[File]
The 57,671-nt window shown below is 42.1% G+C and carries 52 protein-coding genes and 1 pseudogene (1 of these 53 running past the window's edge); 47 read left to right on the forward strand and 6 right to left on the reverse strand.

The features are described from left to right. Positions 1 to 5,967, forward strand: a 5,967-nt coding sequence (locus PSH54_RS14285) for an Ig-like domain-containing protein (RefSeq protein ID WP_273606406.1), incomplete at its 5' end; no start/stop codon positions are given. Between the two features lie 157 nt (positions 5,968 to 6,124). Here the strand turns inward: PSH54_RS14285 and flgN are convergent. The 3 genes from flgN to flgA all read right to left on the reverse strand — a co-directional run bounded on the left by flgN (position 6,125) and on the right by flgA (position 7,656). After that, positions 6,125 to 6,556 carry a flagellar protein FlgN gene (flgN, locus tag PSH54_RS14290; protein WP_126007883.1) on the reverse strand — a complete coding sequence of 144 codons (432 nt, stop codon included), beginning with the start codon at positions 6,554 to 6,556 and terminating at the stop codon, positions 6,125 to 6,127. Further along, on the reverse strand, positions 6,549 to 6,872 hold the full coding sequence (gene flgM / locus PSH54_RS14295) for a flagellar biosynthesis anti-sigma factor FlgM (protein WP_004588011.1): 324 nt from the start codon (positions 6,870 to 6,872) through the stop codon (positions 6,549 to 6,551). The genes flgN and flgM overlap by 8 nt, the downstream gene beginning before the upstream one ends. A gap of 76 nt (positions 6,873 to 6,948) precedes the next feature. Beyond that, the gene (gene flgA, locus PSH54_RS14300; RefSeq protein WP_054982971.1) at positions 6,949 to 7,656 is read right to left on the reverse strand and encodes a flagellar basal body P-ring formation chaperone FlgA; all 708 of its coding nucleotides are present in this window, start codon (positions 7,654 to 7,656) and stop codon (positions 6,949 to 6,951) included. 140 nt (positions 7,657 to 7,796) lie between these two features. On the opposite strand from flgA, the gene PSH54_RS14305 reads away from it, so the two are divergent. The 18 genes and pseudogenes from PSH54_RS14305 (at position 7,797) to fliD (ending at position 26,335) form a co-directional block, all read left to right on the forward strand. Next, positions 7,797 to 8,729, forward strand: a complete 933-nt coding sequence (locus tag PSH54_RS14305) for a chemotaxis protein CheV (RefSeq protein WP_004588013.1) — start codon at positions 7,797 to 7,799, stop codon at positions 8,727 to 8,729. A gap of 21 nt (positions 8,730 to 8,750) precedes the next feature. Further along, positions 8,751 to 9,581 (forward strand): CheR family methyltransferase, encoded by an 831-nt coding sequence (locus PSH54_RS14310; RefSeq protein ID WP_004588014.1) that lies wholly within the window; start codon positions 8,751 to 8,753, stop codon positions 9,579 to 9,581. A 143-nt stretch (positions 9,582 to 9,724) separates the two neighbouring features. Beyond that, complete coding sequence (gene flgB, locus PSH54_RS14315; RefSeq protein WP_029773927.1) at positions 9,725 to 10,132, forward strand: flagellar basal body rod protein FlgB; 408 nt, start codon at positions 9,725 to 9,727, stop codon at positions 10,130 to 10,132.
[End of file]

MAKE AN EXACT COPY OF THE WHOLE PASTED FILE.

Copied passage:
The 57,671-nt window shown below is 42.1% G+C and carries 52 protein-coding genes and 1 pseudogene (1 of these 53 running past the window's edge); 47 read left to right on the forward strand and 6 right to left on the reverse strand.

The features are described from left to right. Positions 1 to 5,967, forward strand: a 5,967-nt coding sequence (locus PSH54_RS14285) for an Ig-like domain-containing protein (RefSeq protein ID WP_273606406.1), incomplete at its 5' end; no start/stop codon positions are given. Between the two features lie 157 nt (positions 5,968 to 6,124). Here the strand turns inward: PSH54_RS14285 and flgN are convergent. The 3 genes from flgN to flgA all read right to left on the reverse strand — a co-directional run bounded on the left by flgN (position 6,125) and on the right by flgA (position 7,656). After that, positions 6,125 to 6,556 carry a flagellar protein FlgN gene (flgN, locus tag PSH54_RS14290; protein WP_126007883.1) on the reverse strand — a complete coding sequence of 144 codons (432 nt, stop codon included), beginning with the start codon at positions 6,554 to 6,556 and terminating at the stop codon, positions 6,125 to 6,127. Further along, on the reverse strand, positions 6,549 to 6,872 hold the full coding sequence (gene flgM / locus PSH54_RS14295) for a flagellar biosynthesis anti-sigma factor FlgM (protein WP_004588011.1): 324 nt from the start codon (positions 6,870 to 6,872) through the stop codon (positions 6,549 to 6,551). The genes flgN and flgM overlap by 8 nt, the downstream gene beginning before the upstream one ends. A gap of 76 nt (positions 6,873 to 6,948) precedes the next feature. Beyond that, the gene (gene flgA, locus PSH54_RS14300; RefSeq protein WP_054982971.1) at positions 6,949 to 7,656 is read right to left on the reverse strand and encodes a flagellar basal body P-ring formation chaperone FlgA; all 708 of its coding nucleotides are present in this window, start codon (positions 7,654 to 7,656) and stop codon (positions 6,949 to 6,951) included. 140 nt (positions 7,657 to 7,796) lie between these two features. On the opposite strand from flgA, the gene PSH54_RS14305 reads away from it, so the two are divergent. The 18 genes and pseudogenes from PSH54_RS14305 (at position 7,797) to fliD (ending at position 26,335) form a co-directional block, all read left to right on the forward strand. Next, positions 7,797 to 8,729, forward strand: a complete 933-nt coding sequence (locus tag PSH54_RS14305) for a chemotaxis protein CheV (RefSeq protein WP_004588013.1) — start codon at positions 7,797 to 7,799, stop codon at positions 8,727 to 8,729. A gap of 21 nt (positions 8,730 to 8,750) precedes the next feature. Further along, positions 8,751 to 9,581 (forward strand): CheR family methyltransferase, encoded by an 831-nt coding sequence (locus PSH54_RS14310; RefSeq protein ID WP_004588014.1) that lies wholly within the window; start codon positions 8,751 to 8,753, stop codon positions 9,579 to 9,581. A 143-nt stretch (positions 9,582 to 9,724) separates the two neighbouring features. Beyond that, complete coding sequence (gene flgB, locus PSH54_RS14315; RefSeq protein WP_029773927.1) at positions 9,725 to 10,132, forward strand: flagellar basal body rod protein FlgB; 408 nt, start codon at positions 9,725 to 9,727, stop codon at positions 10,130 to 10,132.